Create a plan for how the family as a system will deal with an emergency. An excellent suggestion is to ensure that every family member has a “buddy” they can call in a crisis. This provides both that no one need handle a crisis individually and that no one individual within the family ends up inundated continuously by the crisis.

Have someone outside of your family that is unaffected by the current circumstance that you can lean on for support. Sometimes we need an objective voice, other times we need a shoulder to cry on. Identify someone in your circle that you can rely on in this way and let them know who they are. This person can become an integral level of support for you.

I hope that these three lessons I learned can be helpful to others. My story might be inspirational to some readers that they too can weather the storm of addiction.  That there is light at the end of the tunnel.

At Granite Mountain, we are here to answer any questions or concerns.  Please contact us through our website or by phone at 844-878-3221. Reach out anytime, we are here to help.

Until next time
Your friend in service,
Rob


To get help for substance use disorder today contact us today

Transitioning Into Recovery, A Family Perspective: Part III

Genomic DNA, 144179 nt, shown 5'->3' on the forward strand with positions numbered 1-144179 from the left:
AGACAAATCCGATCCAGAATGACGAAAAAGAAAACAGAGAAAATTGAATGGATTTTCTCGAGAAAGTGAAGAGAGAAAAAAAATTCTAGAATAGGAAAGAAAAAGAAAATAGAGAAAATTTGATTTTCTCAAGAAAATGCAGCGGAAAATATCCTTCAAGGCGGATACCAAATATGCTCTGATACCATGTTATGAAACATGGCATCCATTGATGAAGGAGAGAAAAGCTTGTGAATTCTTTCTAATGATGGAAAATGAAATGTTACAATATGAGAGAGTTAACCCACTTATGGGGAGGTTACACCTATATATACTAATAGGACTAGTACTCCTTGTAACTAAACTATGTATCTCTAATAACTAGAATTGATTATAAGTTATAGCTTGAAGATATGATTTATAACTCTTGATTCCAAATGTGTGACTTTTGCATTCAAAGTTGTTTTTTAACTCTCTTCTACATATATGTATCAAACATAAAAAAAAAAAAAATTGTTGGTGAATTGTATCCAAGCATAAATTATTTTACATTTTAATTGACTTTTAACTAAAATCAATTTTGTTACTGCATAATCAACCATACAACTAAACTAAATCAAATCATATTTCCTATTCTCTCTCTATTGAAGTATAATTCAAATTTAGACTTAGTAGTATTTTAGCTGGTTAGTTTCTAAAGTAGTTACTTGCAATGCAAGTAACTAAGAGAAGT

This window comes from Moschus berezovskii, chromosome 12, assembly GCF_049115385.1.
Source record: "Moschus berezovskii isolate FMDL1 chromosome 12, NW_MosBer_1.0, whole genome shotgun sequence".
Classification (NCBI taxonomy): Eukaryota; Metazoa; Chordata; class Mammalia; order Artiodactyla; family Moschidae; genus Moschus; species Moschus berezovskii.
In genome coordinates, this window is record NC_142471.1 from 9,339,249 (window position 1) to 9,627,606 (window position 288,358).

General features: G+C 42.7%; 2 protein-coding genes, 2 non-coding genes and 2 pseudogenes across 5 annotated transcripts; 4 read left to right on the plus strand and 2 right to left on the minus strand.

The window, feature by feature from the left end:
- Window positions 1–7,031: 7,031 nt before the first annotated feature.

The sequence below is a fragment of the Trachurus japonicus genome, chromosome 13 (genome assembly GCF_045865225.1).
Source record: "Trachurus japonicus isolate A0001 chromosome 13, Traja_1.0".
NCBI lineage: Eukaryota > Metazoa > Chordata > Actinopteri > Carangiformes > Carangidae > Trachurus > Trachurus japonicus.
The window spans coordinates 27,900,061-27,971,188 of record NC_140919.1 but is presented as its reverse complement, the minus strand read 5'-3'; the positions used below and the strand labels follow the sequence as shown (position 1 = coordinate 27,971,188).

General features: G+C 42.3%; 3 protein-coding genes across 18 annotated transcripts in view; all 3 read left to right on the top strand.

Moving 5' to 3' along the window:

In the first two parts of this series we have examined how to approach the subject of treatment with a loved one suffering from drug or alcohol addiction. Further we looked at how to help that individual make the transition into treatment. In the previous two pieces (which you can find here and here) I tried to make many helpful suggestions and to provide some insight into the potential pitfalls. In this article I would like to make some good general suggestions on how to help a loved one transition back into home life and their native community upon completing a treatment program. Getting sober is one thing, but of course the real goal is having someone stay sober. While we can’t do it for them, as the family of an addict we have a role to play in helping them stay sober. This article should is in no way meant to replace working with a professional. Every individual situation is unique and no one article could possible address every unique iteration of sobriety or family dynamics.

Returning To Your Home Environment